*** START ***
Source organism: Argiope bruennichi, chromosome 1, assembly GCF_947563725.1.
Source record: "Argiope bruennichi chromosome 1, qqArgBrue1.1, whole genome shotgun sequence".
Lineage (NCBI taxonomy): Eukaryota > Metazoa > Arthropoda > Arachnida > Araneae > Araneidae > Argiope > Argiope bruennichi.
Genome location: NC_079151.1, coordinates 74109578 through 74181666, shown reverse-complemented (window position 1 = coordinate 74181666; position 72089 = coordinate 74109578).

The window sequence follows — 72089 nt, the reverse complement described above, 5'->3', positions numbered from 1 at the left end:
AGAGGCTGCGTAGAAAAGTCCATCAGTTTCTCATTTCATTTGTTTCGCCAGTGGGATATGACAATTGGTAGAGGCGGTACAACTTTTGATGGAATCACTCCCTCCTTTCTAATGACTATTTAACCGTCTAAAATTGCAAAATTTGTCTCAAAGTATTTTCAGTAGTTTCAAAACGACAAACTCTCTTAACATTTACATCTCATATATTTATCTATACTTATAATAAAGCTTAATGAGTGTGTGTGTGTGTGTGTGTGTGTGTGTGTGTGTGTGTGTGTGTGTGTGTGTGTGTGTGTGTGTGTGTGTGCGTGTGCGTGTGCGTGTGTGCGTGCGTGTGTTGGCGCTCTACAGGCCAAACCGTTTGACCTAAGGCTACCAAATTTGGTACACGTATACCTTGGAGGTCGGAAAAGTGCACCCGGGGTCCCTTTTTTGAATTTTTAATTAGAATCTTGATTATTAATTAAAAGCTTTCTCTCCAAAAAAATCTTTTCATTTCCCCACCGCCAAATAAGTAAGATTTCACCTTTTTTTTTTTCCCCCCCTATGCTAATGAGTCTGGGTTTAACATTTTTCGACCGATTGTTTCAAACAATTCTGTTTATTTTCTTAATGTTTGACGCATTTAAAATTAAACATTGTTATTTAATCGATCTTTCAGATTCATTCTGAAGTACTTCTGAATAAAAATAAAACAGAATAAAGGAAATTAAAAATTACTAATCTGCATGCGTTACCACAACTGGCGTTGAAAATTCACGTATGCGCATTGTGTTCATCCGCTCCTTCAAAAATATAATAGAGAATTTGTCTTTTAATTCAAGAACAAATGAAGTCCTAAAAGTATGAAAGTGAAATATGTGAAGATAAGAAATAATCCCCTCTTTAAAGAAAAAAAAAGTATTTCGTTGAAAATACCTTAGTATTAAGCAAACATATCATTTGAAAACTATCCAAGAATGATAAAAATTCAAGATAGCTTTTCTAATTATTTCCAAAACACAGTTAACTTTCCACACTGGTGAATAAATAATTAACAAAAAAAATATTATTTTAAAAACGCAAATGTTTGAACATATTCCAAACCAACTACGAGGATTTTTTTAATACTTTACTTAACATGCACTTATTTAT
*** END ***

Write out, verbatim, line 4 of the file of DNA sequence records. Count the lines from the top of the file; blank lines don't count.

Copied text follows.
Genome location: NC_079151.1, coordinates 74109578 through 74181666, shown reverse-complemented (window position 1 = coordinate 74181666; position 72089 = coordinate 74109578).